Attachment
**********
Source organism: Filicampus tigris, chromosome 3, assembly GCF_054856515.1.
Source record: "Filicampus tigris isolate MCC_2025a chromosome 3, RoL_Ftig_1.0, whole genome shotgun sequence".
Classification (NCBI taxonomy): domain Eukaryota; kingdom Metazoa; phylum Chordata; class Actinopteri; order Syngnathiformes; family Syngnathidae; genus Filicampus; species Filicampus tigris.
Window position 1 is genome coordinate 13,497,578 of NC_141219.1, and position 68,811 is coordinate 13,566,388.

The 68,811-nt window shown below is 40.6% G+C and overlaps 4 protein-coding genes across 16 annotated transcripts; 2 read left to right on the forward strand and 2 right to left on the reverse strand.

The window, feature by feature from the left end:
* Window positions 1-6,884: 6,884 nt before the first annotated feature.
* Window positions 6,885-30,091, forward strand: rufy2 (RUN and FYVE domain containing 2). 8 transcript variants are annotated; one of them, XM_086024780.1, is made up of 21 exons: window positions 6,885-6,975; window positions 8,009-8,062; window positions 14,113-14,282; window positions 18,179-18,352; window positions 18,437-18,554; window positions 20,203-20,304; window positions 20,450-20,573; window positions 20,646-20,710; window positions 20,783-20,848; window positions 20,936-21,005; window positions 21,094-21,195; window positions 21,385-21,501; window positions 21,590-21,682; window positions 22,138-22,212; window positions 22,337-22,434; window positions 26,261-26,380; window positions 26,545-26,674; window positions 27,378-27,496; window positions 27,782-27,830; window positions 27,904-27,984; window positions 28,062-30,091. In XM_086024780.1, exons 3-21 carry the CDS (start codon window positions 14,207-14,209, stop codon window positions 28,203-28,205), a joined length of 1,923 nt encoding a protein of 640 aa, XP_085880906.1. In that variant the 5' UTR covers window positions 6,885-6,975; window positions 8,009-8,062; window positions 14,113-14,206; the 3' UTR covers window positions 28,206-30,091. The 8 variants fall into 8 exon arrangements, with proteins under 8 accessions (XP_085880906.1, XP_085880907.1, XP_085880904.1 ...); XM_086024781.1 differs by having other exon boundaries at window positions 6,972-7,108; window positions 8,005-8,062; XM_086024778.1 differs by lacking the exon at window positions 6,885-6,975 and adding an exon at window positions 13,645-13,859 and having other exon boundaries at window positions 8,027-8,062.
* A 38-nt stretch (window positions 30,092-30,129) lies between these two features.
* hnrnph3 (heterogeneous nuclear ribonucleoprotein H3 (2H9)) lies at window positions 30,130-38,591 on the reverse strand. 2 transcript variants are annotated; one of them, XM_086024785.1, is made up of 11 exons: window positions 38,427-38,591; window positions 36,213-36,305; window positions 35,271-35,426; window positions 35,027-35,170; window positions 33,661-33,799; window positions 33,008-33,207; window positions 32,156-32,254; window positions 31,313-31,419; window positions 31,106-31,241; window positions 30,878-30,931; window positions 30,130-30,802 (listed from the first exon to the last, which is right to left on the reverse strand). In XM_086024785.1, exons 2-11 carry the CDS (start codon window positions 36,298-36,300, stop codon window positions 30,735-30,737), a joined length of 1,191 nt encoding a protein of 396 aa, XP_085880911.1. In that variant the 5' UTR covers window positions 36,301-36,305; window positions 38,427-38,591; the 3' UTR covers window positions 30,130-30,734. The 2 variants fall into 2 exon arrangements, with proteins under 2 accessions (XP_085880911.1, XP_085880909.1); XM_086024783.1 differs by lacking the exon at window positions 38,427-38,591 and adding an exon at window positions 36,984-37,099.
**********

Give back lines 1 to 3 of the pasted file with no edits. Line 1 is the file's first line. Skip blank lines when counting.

Source organism: Filicampus tigris, chromosome 3, assembly GCF_054856515.1.
Source record: "Filicampus tigris isolate MCC_2025a chromosome 3, RoL_Ftig_1.0, whole genome shotgun sequence".
Classification (NCBI taxonomy): domain Eukaryota; kingdom Metazoa; phylum Chordata; class Actinopteri; order Syngnathiformes; family Syngnathidae; genus Filicampus; species Filicampus tigris.